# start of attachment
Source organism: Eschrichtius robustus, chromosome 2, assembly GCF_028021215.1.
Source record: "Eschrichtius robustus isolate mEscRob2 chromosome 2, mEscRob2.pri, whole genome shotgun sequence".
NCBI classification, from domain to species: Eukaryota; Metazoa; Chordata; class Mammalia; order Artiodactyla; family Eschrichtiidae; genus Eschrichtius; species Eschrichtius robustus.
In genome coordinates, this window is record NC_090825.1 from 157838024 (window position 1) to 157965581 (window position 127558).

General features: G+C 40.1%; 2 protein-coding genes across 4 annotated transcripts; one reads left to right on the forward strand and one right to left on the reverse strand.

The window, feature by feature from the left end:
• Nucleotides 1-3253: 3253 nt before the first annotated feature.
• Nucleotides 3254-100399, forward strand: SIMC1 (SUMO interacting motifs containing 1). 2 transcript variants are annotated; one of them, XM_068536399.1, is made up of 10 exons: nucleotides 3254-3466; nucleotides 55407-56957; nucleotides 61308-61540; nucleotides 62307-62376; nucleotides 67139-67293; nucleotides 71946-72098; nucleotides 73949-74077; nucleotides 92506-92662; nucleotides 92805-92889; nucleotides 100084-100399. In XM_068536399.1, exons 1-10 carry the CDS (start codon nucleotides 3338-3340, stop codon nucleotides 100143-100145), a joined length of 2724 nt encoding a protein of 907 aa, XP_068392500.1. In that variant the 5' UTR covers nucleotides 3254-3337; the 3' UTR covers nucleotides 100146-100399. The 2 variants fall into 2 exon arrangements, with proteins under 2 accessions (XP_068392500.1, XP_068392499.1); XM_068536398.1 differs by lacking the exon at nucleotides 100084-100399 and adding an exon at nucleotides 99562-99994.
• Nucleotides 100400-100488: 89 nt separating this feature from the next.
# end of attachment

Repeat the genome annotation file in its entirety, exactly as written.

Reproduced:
Source organism: Eschrichtius robustus, chromosome 2, assembly GCF_028021215.1.
Source record: "Eschrichtius robustus isolate mEscRob2 chromosome 2, mEscRob2.pri, whole genome shotgun sequence".
NCBI classification, from domain to species: Eukaryota; Metazoa; Chordata; class Mammalia; order Artiodactyla; family Eschrichtiidae; genus Eschrichtius; species Eschrichtius robustus.
In genome coordinates, this window is record NC_090825.1 from 157838024 (window position 1) to 157965581 (window position 127558).

General features: G+C 40.1%; 2 protein-coding genes across 4 annotated transcripts; one reads left to right on the forward strand and one right to left on the reverse strand.

The window, feature by feature from the left end:
• Nucleotides 1-3253: 3253 nt before the first annotated feature.
• Nucleotides 3254-100399, forward strand: SIMC1 (SUMO interacting motifs containing 1). 2 transcript variants are annotated; one of them, XM_068536399.1, is made up of 10 exons: nucleotides 3254-3466; nucleotides 55407-56957; nucleotides 61308-61540; nucleotides 62307-62376; nucleotides 67139-67293; nucleotides 71946-72098; nucleotides 73949-74077; nucleotides 92506-92662; nucleotides 92805-92889; nucleotides 100084-100399. In XM_068536399.1, exons 1-10 carry the CDS (start codon nucleotides 3338-3340, stop codon nucleotides 100143-100145), a joined length of 2724 nt encoding a protein of 907 aa, XP_068392500.1. In that variant the 5' UTR covers nucleotides 3254-3337; the 3' UTR covers nucleotides 100146-100399. The 2 variants fall into 2 exon arrangements, with proteins under 2 accessions (XP_068392500.1, XP_068392499.1); XM_068536398.1 differs by lacking the exon at nucleotides 100084-100399 and adding an exon at nucleotides 99562-99994.
• Nucleotides 100400-100488: 89 nt separating this feature from the next.